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Want to love a robot? Let it nurture you, not the other way around

Image of Nao
Nao, a social robot developed by Aldebaran Robotics, a French company specializing in humanoid robots.

When human-like robots are standard home appliances, their owners will have increasingly warm, positive feelings for them if the robots take good care of their owners and require little maintenance, according to a new study.

In the study, participants could help Nao, a human-like robot, calibrate its eyes, or Nao could examine the human's eye as if it was a concerned doctor and make suggestions to improve vision. After the task, the participants were asked how they felt about the robot.

The researchers found that participants trusted the robot more and were more satisfied with their relationship when they received eye care, for example, rather than gave it. In other words, when it comes to building a relationship with human-like robots, it is better to receive than to give.

"This is because the caregiving role assigned to the robot increases users' perceptual benefit of their relationship with the robot while enhancing their feelings of social presence," Ki Joon Kim, a graduate student in the department of interaction science at Sungkyunkwan University in Korea, explained in an email to NBC News.

The research calls to mind the Tamagotchi handheld pets that were insanely popular in the late 1990s. Owners fed and played with the toy in order to keep it alive. Too little care and it died. To avoid such disaster, some owners hired Tamagotchi-sitters to care for their toys in their absence.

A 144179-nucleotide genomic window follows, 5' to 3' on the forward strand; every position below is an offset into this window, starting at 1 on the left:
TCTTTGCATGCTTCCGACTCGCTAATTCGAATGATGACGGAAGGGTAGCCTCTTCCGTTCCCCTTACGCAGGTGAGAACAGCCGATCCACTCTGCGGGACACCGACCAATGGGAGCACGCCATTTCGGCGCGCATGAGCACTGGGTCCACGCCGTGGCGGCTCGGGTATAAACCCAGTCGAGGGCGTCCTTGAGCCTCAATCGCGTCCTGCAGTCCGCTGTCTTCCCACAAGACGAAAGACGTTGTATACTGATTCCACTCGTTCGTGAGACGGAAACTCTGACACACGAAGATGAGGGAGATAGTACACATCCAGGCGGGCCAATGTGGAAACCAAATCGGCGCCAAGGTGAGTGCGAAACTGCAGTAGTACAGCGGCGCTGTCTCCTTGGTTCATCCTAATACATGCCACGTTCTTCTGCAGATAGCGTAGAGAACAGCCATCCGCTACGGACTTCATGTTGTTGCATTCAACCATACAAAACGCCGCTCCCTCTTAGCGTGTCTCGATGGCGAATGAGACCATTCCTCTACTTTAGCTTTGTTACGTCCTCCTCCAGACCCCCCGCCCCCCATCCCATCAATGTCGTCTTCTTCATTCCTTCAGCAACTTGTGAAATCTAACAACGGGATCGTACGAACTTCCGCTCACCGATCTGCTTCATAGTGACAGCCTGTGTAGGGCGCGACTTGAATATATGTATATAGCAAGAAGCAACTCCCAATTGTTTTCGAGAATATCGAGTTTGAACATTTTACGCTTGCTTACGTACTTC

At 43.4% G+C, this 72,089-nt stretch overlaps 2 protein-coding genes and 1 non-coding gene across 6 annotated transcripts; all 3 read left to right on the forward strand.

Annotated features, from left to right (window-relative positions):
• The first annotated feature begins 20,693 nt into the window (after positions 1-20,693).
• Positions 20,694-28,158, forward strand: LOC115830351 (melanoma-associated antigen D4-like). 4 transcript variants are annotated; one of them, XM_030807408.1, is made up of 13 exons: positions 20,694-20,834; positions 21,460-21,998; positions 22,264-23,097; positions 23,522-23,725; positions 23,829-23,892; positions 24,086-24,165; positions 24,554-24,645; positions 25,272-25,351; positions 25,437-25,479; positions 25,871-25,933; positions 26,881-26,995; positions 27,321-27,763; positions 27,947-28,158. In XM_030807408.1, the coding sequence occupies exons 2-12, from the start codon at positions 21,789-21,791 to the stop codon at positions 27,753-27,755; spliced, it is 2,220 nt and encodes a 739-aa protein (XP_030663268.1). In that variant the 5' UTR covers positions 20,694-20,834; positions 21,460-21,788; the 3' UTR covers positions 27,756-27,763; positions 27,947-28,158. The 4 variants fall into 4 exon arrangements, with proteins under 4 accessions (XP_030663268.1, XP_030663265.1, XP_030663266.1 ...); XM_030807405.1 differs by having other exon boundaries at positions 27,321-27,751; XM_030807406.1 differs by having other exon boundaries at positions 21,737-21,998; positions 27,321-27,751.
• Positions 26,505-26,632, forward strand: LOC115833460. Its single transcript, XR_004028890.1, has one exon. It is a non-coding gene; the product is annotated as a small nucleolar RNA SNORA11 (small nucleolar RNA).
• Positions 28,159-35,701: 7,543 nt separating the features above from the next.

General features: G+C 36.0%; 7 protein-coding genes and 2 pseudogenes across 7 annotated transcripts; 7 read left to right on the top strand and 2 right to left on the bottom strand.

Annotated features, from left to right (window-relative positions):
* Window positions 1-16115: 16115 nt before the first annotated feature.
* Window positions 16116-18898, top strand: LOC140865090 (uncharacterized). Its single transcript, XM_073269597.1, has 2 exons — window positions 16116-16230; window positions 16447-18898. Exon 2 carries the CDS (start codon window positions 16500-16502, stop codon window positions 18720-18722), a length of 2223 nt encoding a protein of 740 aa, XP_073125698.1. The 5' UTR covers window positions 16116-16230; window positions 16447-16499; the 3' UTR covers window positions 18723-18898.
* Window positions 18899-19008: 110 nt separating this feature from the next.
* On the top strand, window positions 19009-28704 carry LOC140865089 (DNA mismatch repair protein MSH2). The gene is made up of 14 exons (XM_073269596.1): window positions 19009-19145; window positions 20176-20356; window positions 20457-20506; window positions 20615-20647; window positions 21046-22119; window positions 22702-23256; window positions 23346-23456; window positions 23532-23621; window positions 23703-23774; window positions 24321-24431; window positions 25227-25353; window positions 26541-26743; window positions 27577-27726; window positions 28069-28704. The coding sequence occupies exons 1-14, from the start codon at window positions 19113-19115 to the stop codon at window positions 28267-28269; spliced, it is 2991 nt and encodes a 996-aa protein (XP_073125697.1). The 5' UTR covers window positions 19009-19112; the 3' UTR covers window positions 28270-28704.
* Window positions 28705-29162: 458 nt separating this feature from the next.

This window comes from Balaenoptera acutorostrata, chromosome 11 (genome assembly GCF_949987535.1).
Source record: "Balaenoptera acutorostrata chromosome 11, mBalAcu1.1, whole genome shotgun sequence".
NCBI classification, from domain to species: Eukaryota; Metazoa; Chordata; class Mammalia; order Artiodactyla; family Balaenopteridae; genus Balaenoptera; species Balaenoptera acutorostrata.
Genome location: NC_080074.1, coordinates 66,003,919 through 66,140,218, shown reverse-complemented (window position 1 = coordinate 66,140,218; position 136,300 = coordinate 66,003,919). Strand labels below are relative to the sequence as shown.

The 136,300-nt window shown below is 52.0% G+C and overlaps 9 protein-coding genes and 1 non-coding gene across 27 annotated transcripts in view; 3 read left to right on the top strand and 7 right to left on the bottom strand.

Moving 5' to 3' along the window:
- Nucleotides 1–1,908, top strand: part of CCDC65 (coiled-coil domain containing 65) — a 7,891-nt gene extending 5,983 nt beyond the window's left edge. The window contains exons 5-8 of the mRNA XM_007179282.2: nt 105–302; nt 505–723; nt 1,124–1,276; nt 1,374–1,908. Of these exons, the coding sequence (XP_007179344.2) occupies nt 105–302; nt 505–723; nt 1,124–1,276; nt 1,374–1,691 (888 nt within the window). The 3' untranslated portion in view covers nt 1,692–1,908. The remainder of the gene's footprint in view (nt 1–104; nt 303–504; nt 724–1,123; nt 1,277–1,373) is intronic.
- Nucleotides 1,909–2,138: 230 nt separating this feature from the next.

The popularity of the virtual pets shows that humans are also capable of feeling compassion for digital devices that need care, but do so when the device is presented as a pet, Shyam Sundar, co-director of the Media Effects Research Laboratory at Pennsylvania State University, noted.

"When a robot is assigned the role of a pet, users will apply the same rules that we have for dealing with real animals as pets," he said in an email to NBC News. "We take care of their basic survival in exchange for companionship, emotional expression, soothing tactile interaction and unconditional loyalty."

The finding should help guide the design of home assistant robots, which could one day do everything from cook meals and clean the house to play a game of catch with Grandpa or Fido.

"When designers want a robot that users can trust, they should focus on their helper role," explained Sundar. "But, when they want to build robots for providing humanlike companionship, they should focus more on building social cues."

The research appears in the current issue of the journal Computers in Human Behavior.

John Roach is a contributing writer for NBC News. To learn more about him, visit his website.